Doc. No.: WG14/N1197
Date:     2006-10-17
Project:  Programming Language C (TR 24732)
Subject:  Comments to N1176
 

1) Function return value

The return value from function should be treated like simple assignment. This means implicit conversion is done (DFP vs other data type) when the return expression type doesn't match the prototype.
 

2) xxx_DEN macros

IEEE 754R has deprecated the term "denorm" in favour of "subnormal", we should use (for example) "xxx_SUBNORM" instead of xxx_DEN. (5.2.4.2.2a)
 

3) Mixed operations between DFP and generic floating types

N1176 section 6.4, "Usual Arith. Conversions" doesn't allow implicit conversion between DFP <--> BFP. Should we treat this as a constraint violation ?
 

4) Mixed operations between dfp types and integer type

N1176 section 6.4, "Usual Arithmetic Conversions", says "If one operand is a decimal floating type, all other operands shall not be generic floating type, complex type, or imaginary type". The intention is to allow mixed operations between DFP types and integer types. However, in section 8 "Arithmetic Operations" for each of the operators it says "If either operand has decimal floating type, the other operand shall have decimal floating type."
The text in section 8 is not correct. Suggest to change it to:

"... the other operand shall not have generic floating type, complex type, or imaginary type"
 

5) Conversions between DFP and integer types

N1176, 6.1, suggested change for 6.3.1.4. When converting a DFP type to an integer type, if the resulting value cannot be represented, an "invalid" exception is raised. This is different from the corresponding behavior for generic floating type, which gives undefined behavior. We should keep them the same and change DFP's behavior to undefined.

5a)
This leads to another comment: For generic floating types, Annex F specifies more stringent behaviors following IEEE 754. Should we take the same approach for DFP types -- that is, follow the generic types behaviors in the mandatory part so that the floating types are consistent, and then use an Annex to capture the behaviors according to 754R.

5b)
There are other changes in 754R (with respect to 754) which affects all floating types, not just behaviors for DFP. What is the best way to handle these changes ?
 

6) Precision of Formatted Output specifiers

The precision of the formatted input/output specifiers when they are not given is defaulted to 6. This follows the current specification for generic floating type. However, the precision of the DFP is encoded in the representation, so we can use this when the precision is not given.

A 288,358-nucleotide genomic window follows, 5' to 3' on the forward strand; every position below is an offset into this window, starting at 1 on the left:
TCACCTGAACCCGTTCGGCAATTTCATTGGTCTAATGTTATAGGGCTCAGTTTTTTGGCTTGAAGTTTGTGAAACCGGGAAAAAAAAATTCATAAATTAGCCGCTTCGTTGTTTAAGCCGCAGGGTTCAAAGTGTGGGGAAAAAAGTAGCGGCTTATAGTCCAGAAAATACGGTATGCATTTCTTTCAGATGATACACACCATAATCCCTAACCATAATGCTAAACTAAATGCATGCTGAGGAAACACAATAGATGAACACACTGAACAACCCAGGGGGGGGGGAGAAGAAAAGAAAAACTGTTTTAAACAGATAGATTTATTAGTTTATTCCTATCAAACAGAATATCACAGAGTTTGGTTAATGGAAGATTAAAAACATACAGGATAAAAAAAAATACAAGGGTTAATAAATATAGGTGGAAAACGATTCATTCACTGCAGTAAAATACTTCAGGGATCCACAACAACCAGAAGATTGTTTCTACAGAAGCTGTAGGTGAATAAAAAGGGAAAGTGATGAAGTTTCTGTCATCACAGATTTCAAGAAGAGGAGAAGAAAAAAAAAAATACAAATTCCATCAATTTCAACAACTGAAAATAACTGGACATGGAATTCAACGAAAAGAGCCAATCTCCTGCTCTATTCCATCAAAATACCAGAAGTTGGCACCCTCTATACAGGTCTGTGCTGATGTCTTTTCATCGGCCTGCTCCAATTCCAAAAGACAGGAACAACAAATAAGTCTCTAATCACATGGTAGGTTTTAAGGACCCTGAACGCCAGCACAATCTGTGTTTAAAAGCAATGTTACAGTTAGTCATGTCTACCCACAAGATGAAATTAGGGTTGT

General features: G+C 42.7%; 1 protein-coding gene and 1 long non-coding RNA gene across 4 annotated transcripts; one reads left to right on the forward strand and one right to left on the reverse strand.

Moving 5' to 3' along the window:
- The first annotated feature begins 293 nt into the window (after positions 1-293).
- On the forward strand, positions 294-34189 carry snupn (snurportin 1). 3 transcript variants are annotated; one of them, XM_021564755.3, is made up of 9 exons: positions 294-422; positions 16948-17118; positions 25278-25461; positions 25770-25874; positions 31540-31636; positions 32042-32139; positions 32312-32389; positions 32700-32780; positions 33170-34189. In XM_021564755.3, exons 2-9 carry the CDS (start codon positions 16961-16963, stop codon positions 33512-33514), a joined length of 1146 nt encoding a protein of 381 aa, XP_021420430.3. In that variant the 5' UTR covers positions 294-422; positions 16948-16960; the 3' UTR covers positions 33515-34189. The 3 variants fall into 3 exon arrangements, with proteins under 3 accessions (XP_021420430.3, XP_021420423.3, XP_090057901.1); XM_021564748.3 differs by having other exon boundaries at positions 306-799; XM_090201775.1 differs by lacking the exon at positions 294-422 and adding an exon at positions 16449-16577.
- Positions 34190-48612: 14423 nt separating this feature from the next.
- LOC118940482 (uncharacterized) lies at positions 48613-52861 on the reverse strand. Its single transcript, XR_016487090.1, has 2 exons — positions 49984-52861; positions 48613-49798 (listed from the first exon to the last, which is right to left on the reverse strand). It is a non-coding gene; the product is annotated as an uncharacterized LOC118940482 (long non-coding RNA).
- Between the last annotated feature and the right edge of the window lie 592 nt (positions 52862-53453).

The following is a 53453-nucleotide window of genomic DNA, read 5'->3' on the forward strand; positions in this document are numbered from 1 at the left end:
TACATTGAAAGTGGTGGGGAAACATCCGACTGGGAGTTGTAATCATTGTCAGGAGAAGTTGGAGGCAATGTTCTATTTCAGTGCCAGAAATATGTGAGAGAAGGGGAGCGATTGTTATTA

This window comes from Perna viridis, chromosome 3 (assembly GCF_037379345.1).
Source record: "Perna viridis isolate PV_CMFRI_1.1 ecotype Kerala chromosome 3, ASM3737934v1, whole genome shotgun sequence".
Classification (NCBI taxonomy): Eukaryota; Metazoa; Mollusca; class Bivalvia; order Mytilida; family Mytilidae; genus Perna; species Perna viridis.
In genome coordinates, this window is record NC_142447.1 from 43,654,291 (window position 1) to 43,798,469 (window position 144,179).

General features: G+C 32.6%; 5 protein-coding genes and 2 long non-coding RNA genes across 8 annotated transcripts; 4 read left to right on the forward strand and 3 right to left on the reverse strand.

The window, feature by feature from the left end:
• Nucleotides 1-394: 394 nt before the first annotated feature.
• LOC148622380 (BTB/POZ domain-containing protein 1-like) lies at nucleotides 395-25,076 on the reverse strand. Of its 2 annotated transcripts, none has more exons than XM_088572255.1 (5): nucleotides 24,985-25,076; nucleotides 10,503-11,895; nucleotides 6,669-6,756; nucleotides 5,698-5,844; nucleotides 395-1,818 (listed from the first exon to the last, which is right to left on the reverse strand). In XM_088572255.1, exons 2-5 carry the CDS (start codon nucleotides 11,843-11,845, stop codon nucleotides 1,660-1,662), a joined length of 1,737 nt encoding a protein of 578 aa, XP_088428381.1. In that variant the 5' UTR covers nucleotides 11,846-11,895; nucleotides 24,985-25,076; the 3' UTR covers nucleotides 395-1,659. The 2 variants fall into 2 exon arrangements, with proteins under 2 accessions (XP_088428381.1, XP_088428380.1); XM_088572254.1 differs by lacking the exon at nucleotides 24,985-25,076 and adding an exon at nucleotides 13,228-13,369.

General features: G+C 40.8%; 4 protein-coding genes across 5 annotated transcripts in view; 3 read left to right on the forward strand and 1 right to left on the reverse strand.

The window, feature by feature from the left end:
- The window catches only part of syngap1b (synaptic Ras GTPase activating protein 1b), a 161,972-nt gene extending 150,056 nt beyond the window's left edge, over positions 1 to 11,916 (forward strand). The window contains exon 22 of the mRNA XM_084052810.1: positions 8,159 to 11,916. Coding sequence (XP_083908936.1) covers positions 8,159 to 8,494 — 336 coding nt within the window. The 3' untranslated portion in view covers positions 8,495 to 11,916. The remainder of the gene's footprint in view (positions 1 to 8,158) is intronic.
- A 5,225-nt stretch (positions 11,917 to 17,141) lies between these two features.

Add the following to 7.19.6.1 paragraph 7, to 7.19.6.2 paragraph 11, to 7.24.2.1 paragraph 7, and to 7.24.2.2 paragraph 11:

H Specifies that a following e, E, f, F, g, or G conversion specifier applies to a _Decimal32 argument.

D Specifies that a following e, E, f, F, g, or G conversion specifier applies to a _Decimal64 argument.

DD Specifies that a following e, E, f, F, g, or G conversion specifier applies to a _Decimal128 argument.

Change the text beginning:

A double argument representing

in the descriptions for the e, E, f, F, g, and G conversion specifiers in 7.19.6.1 paragraph 8 and 7.24.2.1 paragraph 8 to:

f, F A double or decimal floating type argument representing a floating-point number is converted to decimal notation in the style [-]ddd.ddd, where the number of digits after the decimal-point character is equal to the precision specification. If the precision is missing, it is determined from the argument if the length modifier is H, D or DD, otherwise it is taken as 6 [273a]; ...

e,E A double or decimal floating type argument representing a floating-point number is converted in the style [-]d.ddd e+-dd, where there is one digit (which is nonzero if the argument is nonzero) before the decimal-point character and the number of digits after it is equal to the precision; if the precision is missing, it is determined from the argument if the length modifier is H, D or DD, otherwise it is taken as 6 [273a]; ...

g,G A double or decimal floating type argument representing a floating-point number is converted in style f or e (or in style F or E in the case of a G conversion specifier), depending on the value converted and the precision. Let P equal the precision if nonzero, the precision of the argument if the precision is omitted and the length modifier is H, D or DD [273a], 6 if the precision is omitted and the length modifier is not H, D and DD,
 

273a] IEEE 754R defines decimal floating point encodings that encode both the value and precision.
 


7) Internal representation of TTDT